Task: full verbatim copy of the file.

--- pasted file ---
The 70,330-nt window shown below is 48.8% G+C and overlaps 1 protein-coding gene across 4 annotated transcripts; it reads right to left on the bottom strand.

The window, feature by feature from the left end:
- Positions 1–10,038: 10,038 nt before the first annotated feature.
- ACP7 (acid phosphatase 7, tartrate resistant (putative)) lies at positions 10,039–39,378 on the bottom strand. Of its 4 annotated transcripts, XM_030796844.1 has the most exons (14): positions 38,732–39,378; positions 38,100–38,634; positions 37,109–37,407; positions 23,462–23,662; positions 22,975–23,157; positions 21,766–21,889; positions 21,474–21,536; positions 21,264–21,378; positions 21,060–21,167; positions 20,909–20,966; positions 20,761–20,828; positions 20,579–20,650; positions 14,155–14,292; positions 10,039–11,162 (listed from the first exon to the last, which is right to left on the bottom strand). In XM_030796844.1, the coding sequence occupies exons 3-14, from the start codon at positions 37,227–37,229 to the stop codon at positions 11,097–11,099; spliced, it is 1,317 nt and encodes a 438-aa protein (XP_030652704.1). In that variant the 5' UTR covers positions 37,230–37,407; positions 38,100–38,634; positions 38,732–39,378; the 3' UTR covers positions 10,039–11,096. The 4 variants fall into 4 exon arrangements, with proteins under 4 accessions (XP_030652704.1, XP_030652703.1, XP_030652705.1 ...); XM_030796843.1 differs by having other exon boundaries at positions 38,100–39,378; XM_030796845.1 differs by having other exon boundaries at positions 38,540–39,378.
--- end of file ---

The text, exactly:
The 70,330-nt window shown below is 48.8% G+C and overlaps 1 protein-coding gene across 4 annotated transcripts; it reads right to left on the bottom strand.

The window, feature by feature from the left end:
- Positions 1–10,038: 10,038 nt before the first annotated feature.
- ACP7 (acid phosphatase 7, tartrate resistant (putative)) lies at positions 10,039–39,378 on the bottom strand. Of its 4 annotated transcripts, XM_030796844.1 has the most exons (14): positions 38,732–39,378; positions 38,100–38,634; positions 37,109–37,407; positions 23,462–23,662; positions 22,975–23,157; positions 21,766–21,889; positions 21,474–21,536; positions 21,264–21,378; positions 21,060–21,167; positions 20,909–20,966; positions 20,761–20,828; positions 20,579–20,650; positions 14,155–14,292; positions 10,039–11,162 (listed from the first exon to the last, which is right to left on the bottom strand). In XM_030796844.1, the coding sequence occupies exons 3-14, from the start codon at positions 37,227–37,229 to the stop codon at positions 11,097–11,099; spliced, it is 1,317 nt and encodes a 438-aa protein (XP_030652704.1). In that variant the 5' UTR covers positions 37,230–37,407; positions 38,100–38,634; positions 38,732–39,378; the 3' UTR covers positions 10,039–11,096. The 4 variants fall into 4 exon arrangements, with proteins under 4 accessions (XP_030652704.1, XP_030652703.1, XP_030652705.1 ...); XM_030796843.1 differs by having other exon boundaries at positions 38,100–39,378; XM_030796845.1 differs by having other exon boundaries at positions 38,540–39,378.